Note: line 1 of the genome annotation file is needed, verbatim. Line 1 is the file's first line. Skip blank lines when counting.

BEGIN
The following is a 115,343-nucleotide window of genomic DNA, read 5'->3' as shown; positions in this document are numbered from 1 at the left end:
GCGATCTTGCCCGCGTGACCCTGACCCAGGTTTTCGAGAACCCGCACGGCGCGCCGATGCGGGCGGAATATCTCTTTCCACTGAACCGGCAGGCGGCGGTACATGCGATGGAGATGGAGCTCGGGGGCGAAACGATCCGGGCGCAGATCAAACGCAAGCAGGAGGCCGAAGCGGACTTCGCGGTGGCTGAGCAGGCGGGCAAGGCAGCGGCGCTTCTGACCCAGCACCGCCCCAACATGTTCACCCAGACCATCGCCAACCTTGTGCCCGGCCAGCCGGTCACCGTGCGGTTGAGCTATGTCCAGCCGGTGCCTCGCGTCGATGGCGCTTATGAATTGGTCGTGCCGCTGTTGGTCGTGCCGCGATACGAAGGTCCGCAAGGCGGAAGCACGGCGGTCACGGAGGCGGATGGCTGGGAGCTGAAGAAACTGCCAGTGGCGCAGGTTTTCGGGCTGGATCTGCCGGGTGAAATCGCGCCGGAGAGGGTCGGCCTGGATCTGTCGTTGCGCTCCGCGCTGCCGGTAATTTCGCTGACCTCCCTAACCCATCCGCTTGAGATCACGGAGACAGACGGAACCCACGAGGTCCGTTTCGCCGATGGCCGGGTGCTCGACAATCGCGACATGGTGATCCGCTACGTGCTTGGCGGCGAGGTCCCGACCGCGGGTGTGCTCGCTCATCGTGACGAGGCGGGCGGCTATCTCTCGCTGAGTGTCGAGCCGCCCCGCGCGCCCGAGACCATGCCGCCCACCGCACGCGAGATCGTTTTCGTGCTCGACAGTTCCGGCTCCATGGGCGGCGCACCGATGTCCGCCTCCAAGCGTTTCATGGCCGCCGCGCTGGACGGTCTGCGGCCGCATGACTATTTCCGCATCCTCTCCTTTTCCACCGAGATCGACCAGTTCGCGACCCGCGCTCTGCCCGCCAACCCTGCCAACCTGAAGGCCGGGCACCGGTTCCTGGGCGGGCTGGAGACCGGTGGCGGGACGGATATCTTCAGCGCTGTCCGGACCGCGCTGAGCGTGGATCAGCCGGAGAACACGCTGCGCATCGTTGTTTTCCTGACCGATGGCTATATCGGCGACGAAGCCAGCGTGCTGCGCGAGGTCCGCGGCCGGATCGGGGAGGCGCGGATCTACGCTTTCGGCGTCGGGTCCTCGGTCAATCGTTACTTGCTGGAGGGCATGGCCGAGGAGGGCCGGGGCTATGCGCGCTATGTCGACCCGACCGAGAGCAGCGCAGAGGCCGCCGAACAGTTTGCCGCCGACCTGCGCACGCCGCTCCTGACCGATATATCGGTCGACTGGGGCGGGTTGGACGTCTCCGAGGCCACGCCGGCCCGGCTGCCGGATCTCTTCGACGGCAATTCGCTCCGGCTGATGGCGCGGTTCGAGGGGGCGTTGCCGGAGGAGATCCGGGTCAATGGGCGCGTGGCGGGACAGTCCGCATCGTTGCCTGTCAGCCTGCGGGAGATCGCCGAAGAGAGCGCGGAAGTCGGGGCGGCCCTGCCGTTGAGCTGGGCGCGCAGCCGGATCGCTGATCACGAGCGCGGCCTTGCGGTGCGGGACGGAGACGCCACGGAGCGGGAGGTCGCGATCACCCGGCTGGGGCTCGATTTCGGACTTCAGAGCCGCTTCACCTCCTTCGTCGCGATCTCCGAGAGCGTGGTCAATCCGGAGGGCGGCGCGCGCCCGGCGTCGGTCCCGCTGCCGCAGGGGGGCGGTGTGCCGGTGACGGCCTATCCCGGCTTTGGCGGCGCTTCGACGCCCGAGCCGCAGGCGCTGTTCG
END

The following is a 115,343-nucleotide window of genomic DNA, read 5'->3' as shown; positions in this document are numbered from 1 at the left end: